alliteration

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alliteration

(əlĭt'ərā`shən), the repetition of the same starting sound in several words of a sentence. Probably the most powerful rhythmic and thematic uses of alliteration are contained in Beowulf, written in Anglo-Saxon and one of the earliest English poems extant. For example:
Ða com of more under mist-hleopum
Grendel gongan; Godes yrre baer …
(Then came from the moor, under the misty hills,
Grendel stalking; the God's anger bare).
Beowulf, Book XI
The poet was drawing here on an even older Germanic tradition, just as he was setting a high standard for other poets in Anglo-Saxon, who produced such alliterative works as Widsith, Deor's Lament, The Wanderer, The Seafarer, and The Ruin. Although the tradition lay dormant for centuries, an alliterative revival occurred in England in the mid-1400s, as evidenced by such masterworks as Piers Plowman and Sir Gawain and the Green Knight (see Langland, WilliamLangland, William,
c.1332–c.1400, putative author of Piers Plowman. He was born probably at Ledbury near the Welsh marshes and may have gone to school at Great Malvern Priory. Although he took minor orders he never became a priest.
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; Pearl, ThePearl, The,
one of four Middle English alliterative poems, all contained in a manuscript of c.1400, composed in the West Midland dialect, almost certainly by the same anonymous author, who flourished c.1370–1390.
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). Shakespeare parodies alliteration in Peter Quince's Prologue in A Midsummer Night's Dream:
Whereat, with blade, with bloody blameful blade,
He bravely breach'd his boiling bloody breast.
Modern poets have continually renewed the possibilities of alliteration, e.g., Gerard Manley Hopkins's "Pied Beauty":
Glory be to God for dappled things …
Landscapes plotted and pieced—fold, fallow and plough;
And áll trádes, their gear and tackle and trim.

alliteration

the use of the same consonant (consonantal alliteration) or of a vowel, not necessarily the same vowel (vocalic alliteration), at the beginning of each word or each stressed syllable in a line of verse, as in around the rock the ragged rascal ran
References in periodicals archive ?
The years 2016 and 2017 have respectively witnessed the publication of two stimulating Cambridge University Press monographs on medieval English literary history: Eric Weiskott's English Alliterative Verse: Poetic Tradition and Literary History (2016) and Ian Cornelius's Reconstructing Alliterative Verse: The Pursuit of a Medieval Meter (2017).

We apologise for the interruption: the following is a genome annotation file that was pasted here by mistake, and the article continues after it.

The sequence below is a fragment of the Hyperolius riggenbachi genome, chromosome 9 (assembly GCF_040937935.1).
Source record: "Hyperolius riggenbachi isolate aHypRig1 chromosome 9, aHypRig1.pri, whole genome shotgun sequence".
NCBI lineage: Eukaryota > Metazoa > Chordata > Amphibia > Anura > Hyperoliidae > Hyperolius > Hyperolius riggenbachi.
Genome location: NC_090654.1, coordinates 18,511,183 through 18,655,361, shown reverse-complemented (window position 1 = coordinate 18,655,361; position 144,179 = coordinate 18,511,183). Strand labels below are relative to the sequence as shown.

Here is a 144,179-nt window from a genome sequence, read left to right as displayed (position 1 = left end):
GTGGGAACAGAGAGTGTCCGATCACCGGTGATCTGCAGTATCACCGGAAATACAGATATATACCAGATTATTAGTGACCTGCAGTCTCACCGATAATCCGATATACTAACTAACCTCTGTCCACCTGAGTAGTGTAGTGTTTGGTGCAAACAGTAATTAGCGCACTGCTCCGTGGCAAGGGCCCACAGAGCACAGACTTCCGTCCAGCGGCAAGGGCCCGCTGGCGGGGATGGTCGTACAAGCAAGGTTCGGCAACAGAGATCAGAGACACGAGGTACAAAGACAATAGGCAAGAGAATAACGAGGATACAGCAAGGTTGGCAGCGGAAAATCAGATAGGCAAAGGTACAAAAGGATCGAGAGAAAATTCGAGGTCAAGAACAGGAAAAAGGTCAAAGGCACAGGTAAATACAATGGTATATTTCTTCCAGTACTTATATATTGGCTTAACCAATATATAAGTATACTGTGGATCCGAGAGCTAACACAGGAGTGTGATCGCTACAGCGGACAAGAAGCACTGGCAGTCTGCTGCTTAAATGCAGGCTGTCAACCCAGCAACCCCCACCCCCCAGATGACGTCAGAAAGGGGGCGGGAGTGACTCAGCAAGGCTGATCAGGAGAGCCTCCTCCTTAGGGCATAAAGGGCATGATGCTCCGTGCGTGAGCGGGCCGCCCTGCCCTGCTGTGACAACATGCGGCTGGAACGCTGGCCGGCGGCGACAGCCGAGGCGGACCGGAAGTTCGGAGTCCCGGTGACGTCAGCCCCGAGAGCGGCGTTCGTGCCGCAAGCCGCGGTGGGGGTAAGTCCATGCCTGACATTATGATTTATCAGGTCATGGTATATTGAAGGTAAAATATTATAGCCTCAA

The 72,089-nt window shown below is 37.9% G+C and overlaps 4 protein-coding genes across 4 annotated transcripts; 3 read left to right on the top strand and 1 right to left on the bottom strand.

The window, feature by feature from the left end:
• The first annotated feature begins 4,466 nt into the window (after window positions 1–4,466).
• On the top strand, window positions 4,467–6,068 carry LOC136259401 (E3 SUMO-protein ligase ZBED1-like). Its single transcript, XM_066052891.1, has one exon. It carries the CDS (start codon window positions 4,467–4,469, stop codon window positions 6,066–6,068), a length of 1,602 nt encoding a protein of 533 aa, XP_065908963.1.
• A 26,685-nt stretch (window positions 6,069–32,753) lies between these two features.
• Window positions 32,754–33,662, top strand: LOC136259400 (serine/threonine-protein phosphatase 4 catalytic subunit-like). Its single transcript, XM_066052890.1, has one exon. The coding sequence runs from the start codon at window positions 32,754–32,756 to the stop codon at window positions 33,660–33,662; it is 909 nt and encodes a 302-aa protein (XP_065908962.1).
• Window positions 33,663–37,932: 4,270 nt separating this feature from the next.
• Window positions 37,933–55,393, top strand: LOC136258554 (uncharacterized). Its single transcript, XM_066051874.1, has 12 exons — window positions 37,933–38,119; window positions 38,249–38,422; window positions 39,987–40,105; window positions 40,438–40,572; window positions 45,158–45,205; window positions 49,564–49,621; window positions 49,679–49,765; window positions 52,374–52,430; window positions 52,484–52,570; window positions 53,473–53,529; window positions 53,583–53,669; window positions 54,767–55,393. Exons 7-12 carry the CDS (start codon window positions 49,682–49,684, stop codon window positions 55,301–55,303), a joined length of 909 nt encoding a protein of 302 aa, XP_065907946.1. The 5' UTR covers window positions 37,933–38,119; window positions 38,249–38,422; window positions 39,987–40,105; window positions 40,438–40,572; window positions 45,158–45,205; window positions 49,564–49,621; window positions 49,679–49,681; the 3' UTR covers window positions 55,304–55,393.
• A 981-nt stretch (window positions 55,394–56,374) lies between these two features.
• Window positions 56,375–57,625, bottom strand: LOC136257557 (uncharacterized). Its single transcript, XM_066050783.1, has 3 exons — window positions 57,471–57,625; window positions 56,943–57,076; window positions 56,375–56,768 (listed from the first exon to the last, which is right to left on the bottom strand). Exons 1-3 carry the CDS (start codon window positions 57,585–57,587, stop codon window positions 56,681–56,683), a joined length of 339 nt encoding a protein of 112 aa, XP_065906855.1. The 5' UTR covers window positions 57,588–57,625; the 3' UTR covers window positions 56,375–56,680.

Like Auden, he modifies alliterative meter for his own unique purposes.
Within this larger objective, Reconstructing Alliterative Verse has two basic aims: first, to situate recent metrical scholarship in the theoretical context of the last two centuries, and, second, to demystify the verse for nonspecialists, explaining why the alliterative meter, as attested in both Old and Middle English, has been so resistant to theorization.
This original, well-written, and well-argued study is the latest to challenge the monolithic view--popular when I was in graduate studies in the 1970s--of the so-called 'Middle English Alliterative Revival'.
Beowulf is an Old English epic poem consisting of 3182 alliterative long lines.
Perhaps more controversially, the next essay, by Ralph Hanna and Thorlac Turville-Petre, questions the kind of profile that can be built up around the Thornton scribe by analysis of the codicological assumptions and editorial method underlying the standard modern edition of the alliterative Morte Arthure, published in 1984.
Even 'Mayor of Mercia' has an appealing alliterative sound.
But the endless, alliterative phrases for sex and countless in-your-face sight gags dilute the characters and turn the mood wearingly lewd.
DEATH IN PARADISE BBC1, 9pm Sun, sea and a surgeon's suspected suicide - alliterative ingredients of the final episode of this current series.
mumble the alliterative forms of love, an office in the rain: hair,
In the past, Clinical Chemistry has published a number of alliterations and articles with alliterative titles (e.g., "Nanotechnologic nutraceuticals: nurturing or nefarious?").
Today, we're launching our latest alliterative political page, the Davis Digest.